James Harris, a former professional wrestler known as Kamala, “The Ugandan Giant”, has passed away. He’s 70.
“Unfortunately, the rumors are correct,” said Kenny Casanova, co-author of Harris’s autobiography, Kamala said, write on Facebook. “To make matters worse, it was Corona who took him away; He’s one of the good guys. “
Harris became famous during the heyday of professional wrestling in the 1980s, battling superstars like Hulk Hogan, Andre the Giant and The Undertaker for World Wrestling Entertainment, later known as WWF, or World Wrestling. Federation
Wrestling icon Bret “The Hitman” Hart said Harris played the role of “a frightening monster” on the ring, with a tribal mask, face paint and body paint on a 6′7 “frame, weighing 380 pound. But the reality couldn’t be any different.
“Unlike his heel character, he’s one of the friendliest, most beautiful, funniest people I’ve ever known in professional wrestling,” Hart wrote on Instagram. “Always a kind and cheerful meek spirit. I’ll miss him for always being nice to me. ”
Also unlike his character, Harris is not from Uganda. He’s from Mississippi.
“I’ve never been to Uganda,” Harris told Bleacher Report in a 2014 filing:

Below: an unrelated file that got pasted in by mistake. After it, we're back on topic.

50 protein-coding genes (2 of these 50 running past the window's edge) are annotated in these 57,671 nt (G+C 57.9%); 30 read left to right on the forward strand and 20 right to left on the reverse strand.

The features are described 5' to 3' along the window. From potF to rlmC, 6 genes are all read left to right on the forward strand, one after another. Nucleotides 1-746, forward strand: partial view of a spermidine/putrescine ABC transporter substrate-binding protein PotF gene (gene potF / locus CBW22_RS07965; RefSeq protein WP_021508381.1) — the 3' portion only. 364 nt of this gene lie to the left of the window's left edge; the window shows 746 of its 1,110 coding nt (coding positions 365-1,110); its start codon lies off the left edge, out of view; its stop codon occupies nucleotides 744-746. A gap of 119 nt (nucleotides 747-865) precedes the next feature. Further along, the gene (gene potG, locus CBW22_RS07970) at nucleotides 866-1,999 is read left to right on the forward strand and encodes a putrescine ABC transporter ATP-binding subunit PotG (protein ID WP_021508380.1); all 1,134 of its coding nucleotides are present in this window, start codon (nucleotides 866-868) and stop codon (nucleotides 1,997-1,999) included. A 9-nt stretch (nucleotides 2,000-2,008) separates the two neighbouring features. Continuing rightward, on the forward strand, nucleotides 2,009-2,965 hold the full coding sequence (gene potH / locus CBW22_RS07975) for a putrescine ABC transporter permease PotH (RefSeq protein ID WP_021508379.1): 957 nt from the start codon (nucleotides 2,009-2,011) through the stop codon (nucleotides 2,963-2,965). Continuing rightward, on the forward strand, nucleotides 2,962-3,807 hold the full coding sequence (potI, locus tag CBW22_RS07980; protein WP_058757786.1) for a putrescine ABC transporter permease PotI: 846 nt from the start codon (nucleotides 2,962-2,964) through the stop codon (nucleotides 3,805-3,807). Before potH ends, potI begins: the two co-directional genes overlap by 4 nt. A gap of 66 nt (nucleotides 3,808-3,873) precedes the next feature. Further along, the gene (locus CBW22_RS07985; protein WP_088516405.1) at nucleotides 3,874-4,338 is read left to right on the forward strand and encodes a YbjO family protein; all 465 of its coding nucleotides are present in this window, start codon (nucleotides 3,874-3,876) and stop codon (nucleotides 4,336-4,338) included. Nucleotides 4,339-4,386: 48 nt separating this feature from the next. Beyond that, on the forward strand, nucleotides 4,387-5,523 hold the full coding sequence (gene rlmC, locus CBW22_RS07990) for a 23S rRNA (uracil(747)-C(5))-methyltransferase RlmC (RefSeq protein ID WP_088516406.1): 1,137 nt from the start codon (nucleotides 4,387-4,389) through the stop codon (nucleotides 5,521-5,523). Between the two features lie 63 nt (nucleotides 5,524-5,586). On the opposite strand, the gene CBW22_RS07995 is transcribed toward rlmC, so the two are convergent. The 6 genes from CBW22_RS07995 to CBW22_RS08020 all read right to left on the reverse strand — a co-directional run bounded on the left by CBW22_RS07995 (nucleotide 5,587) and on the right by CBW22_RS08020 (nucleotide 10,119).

In 2012, Harris told Memphis’s CBS WREG station that he was working as a truck driver when wrestler Jerry “The King” Lawler suggested the character to him.
“Lawler saw me and said I have a good idea for you,” Harris said. “He put paint and clothes on me and they put a little dress on me. I love doing things like that. ”
Harris said the sport was good, but the money was not there and after increasingly sporadic appearances for another organization, he finally withdrew from wrestling for a good cause in 2010.
“People think I’m making millions of dollars because I wrestled with guys like Hogan,” Harris told The Tampa Bay Times last year. “It is not true.”
Harris eventually returned to truck driving until he suffered a series of health declines, losing both legs from diabetes in 2011. He is believed to have been given life support in the year. 2017 after a medical emergency.
“Kamala is one of the most reliable monsters in wrestling,” wrote Casanova. “He’s perfectly roleplayed, but also one of the most handsome guys you can meet.”
Others also paid homage to the gentle giant:
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